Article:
107 F3d 1 Hann v. Micron Separations Inc

107 F.3d 1

David W. HANN, Plaintiff, Appellant,
MICRON SEPARATIONS, INC., Defendant, Appellee.

No. 96-1948.

United States Court of Appeals, First Circuit.

Feb. 12, 1997.

NOTICE: First Circuit Local Rule 36.2(b)6 states unpublished opinions may be cited only in related cases.

William T. Murphy on brief for appellant.

Edward J. Goddard and Day, Berry & Howard on brief for appellee.

Before SELYA, Circuit Judge, CYR, Senior Circuit Judge, and STAHL, Circuit Judge.


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In the suit that underlies this appeal, plaintiff-appellant David W. Hann alleges that his quondam employer, Micron Separations, Inc. (Micron), a manufacturer of industrial filtration systems, disregarded a severance pay obligation when it terminated him as its marketing director. Micron moved for summary judgment on the ground that Hann's written employment contract provided for such remuneration only in the event of another company's acquisition of Micron (a circumstance that had not occurred). A magistrate judge heard arguments and wrote a carefully reasoned report recommending that the district court grant brevis disposition in Micron's favor. The magistrate concluded, after examining the relevant evidence, that the proof, taken in the aspect most flattering to Hann's case, proves neither a modification of the terms of his written employment contract nor a breach of those terms. On de novo review, the district court accepted the recommendation and entered summary judgment for the defendant. Hann appeals. Having determined that oral argument would not advance the decisional process, we summarily affirm.


On whole-record review, we believe that this is a suitable case in which to act upon our long-held belief that "when a lower court produces a comprehensive, well-reasoned decision, an appellate court should refrain from writing at length to no other end than to hear its own words resonate." Lawton v. State Mut. Life Assur. Co. of Am., 101 F.3d 218, 220 (1st Cir.1996); accord In re San Juan Dupont Plaza Hotel Fire Litig., 989 F.2d 36, 38 (1st Cir.1993). Hence, we affirm the judgment for substantially the reasons set forth in the opinion below. We add only a small coda.


In his brief, Hann rehashes the evidence and invites us to take a more expansive view of the facts than did the district court. We decline the invitation. When summary judgment is at stake, we, like the trial court, must scrutinize the record in the light most favorable to the nonmoving party, "indulging all reasonable inferences in that party's favor," Griggs-Ryan v. Smith, 904 F.2d 112, 115 (1st Cir.1990) (emphasis supplied), but disregarding unsupported allegations, unreasonable inferences, and conclusory speculation. See Smith v. F.W. Morse & Co., 76 F.3d 413, 428 (1st Cir.1996); Medina-Munoz v. R.J. Reynolds Tobacco Co., 896 F.2d 5, 8 (1st Cir.1990). If no genuine issue of material fact percolates through the record, then summary judgment is proper. So viewed, the essential purpose of summary judgment is "to pierce the boilerplate of the pleadings" and appraise the proof to determine whether a trial is needed. Wynne v. Tufts Univ. Sch. of Med., 976 F.2d 791, 794 (1st Cir.1992), cert. denied, 507 U.S. 1030 (1993). Here, a trial would serve no useful purpose.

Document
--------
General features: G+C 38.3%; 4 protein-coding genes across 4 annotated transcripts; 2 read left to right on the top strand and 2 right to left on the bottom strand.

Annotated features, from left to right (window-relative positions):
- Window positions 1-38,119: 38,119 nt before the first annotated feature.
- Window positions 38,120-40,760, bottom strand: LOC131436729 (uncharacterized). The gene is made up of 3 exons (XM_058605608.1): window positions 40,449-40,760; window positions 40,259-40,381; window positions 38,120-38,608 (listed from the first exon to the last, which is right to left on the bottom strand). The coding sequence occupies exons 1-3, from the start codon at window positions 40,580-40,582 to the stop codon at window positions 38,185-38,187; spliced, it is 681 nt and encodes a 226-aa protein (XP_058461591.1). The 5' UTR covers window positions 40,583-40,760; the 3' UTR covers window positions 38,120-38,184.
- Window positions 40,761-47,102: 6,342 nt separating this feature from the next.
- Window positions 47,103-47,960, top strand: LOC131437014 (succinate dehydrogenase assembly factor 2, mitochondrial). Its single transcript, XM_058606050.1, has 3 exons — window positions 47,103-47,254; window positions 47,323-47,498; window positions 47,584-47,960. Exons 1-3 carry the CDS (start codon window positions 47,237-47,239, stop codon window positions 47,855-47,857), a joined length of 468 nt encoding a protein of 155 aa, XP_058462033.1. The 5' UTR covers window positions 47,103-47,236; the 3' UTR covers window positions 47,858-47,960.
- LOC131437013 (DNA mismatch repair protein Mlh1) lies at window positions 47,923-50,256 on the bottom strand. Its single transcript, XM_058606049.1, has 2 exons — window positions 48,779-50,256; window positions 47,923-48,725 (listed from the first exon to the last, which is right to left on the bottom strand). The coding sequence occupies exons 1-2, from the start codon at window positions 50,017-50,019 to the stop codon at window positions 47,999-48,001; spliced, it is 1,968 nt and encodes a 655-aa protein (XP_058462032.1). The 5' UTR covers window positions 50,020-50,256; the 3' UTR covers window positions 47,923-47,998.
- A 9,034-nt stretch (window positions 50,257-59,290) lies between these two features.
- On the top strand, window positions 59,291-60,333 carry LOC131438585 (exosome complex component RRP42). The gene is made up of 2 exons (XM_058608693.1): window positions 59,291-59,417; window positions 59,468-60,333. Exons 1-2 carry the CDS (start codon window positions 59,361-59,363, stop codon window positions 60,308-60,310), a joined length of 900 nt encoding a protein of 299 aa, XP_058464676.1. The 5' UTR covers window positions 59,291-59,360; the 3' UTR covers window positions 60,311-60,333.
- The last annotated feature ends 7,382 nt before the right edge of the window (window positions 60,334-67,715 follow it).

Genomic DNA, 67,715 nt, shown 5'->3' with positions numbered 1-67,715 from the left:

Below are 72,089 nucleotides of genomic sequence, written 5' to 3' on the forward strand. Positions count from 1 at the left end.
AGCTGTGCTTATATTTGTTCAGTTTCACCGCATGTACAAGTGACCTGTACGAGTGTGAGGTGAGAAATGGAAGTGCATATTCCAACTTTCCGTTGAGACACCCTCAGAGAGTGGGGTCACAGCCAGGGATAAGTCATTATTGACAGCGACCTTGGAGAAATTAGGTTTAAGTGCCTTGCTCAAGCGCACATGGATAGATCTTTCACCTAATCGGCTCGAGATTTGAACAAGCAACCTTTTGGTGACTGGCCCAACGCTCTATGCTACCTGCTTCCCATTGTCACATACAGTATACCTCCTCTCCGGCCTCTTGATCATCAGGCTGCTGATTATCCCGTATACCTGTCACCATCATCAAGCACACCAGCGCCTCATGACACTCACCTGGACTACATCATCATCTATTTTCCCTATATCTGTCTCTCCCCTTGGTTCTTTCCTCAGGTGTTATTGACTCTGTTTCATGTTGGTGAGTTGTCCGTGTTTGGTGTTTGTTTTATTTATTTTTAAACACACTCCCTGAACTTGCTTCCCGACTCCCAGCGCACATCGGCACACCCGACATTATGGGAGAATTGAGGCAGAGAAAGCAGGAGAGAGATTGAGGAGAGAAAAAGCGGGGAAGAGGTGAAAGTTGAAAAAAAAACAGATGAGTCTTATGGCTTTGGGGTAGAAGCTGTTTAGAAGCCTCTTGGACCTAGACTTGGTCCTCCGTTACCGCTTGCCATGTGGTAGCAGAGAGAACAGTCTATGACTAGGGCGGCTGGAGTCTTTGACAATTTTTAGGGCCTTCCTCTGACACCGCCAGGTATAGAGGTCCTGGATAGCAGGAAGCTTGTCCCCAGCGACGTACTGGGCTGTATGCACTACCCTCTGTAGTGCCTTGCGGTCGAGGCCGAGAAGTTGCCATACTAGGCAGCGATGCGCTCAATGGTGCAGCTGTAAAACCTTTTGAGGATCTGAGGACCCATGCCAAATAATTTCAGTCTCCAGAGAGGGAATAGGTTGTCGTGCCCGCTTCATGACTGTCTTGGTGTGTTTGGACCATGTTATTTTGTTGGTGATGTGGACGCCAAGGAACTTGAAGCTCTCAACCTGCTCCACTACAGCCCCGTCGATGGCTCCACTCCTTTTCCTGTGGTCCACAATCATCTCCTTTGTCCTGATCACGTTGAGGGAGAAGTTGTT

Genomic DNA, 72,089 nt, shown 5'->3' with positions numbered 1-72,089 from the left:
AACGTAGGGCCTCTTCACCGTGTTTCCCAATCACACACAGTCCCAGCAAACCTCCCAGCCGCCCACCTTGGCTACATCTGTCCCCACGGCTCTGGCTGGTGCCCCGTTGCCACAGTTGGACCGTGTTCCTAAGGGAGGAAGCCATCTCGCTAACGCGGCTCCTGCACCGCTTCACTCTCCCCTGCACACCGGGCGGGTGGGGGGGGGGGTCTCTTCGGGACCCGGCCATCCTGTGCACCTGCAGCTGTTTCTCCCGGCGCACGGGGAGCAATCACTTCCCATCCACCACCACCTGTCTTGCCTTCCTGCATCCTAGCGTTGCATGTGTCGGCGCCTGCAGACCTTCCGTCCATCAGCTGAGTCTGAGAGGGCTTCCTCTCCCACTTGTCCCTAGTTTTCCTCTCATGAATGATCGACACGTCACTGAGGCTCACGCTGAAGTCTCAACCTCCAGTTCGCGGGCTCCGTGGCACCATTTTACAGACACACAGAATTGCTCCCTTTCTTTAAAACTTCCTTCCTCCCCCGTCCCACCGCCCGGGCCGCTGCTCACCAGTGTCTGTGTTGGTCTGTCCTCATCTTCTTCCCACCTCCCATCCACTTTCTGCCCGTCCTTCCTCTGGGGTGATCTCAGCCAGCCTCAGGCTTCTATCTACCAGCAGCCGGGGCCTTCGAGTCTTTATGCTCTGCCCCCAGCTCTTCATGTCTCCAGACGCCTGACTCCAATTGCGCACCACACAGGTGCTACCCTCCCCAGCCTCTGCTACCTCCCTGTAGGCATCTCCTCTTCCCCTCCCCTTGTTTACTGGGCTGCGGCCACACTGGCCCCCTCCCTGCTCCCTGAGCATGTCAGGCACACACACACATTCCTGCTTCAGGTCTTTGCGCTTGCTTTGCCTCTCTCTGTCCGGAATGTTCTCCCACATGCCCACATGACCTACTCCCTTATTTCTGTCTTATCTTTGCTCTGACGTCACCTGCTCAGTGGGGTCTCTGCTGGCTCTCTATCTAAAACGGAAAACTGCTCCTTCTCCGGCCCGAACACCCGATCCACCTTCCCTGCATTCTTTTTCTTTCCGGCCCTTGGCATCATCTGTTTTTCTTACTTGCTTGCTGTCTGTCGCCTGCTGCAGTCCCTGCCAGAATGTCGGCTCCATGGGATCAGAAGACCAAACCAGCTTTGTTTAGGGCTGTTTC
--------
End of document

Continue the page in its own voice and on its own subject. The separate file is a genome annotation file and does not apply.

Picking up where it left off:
We will not tarry. Despite the generosity of the Rule 56 standard vis-a-vis the party opposing summary judgment, that party is not entitled to the benefit of every inference that he can conjure up; he is only entitled to the benefit of every reasonable inference. See National Amusements, Inc. v. Town of Dedham, 43 F.3d 731, 735 (1st Cir.), cert. denied, 115 S.Ct. 2247 (1995). In this instance, we cannot draw the inference that the appellant hawks. To the contrary, the statement of Micron's president, Dr. John Greenwood, which the appellant cites as the basis for his claim of an oral modification, simply will not bear the weight that the appellant piles upon it.


The appellant's promissory estoppel claim fares no better than his breach of contract claim. Under Massachusetts law, a promisee's reliance on a promise may give rise to an enforceable contract, but only if such reliance is reasonable. See Rhode Island Hosp. Trust Nat'l Bank v. Varadian, 419 Mass. 841, 849-50, 647 N.E.2d 1174, 1178-79 (1995); Cambridgeport Savings Bank v. Boersner, 413 Mass. 432, 442-43, 597 N.E.2d 1017, 1023-24 (1992); Loranger Constr. Corp. v. E.F. Hauserman Co., 376 Mass. 757, 760-61, 384 N.E.2d 176, 179 (1978); Hall v. Horizon House Microwave, Inc., 24 Mass.App.Ct. 84, 93-94, 506 N.E.2d 178, 184 (1987); see also Coll v. PB Diagnostic Sys., Inc., 50 F.3d 1115, 1124-25 (1st Cir.1995) (refusing under Massachusetts law to honor a promissory estoppel claim for an orally modified employment contract when reliance was unreasonable). Even assuming for argument's sake that Dr. Greenwood had apparent authority to bind Micron to a change in Hann's severance arrangement--an assumption that the record tends to belie--no factfinder rationally could conclude that the appellant's professed reliance on Dr. Greenwood's remark was reasonable. Even on the appellant's version, Dr. Greenwood's statement amounted to no more than a passing comment. Only wishful thinking could have led Han to believe that his contract had been improved by this passing comment--and wishful thinking is not enough to support a cognizable claim of detrimental reliance. Thus, the magistrate judge and district court acted within their proper office in rejecting the unreasonable inference on which the appellant's case rests. See Smith, 76 F.3d at 428.


We need go no further. Finding, as we do, that the district court appropriately granted Micron's motion for judgment, we summarily affirm. See 1st Cir. R. 27.1.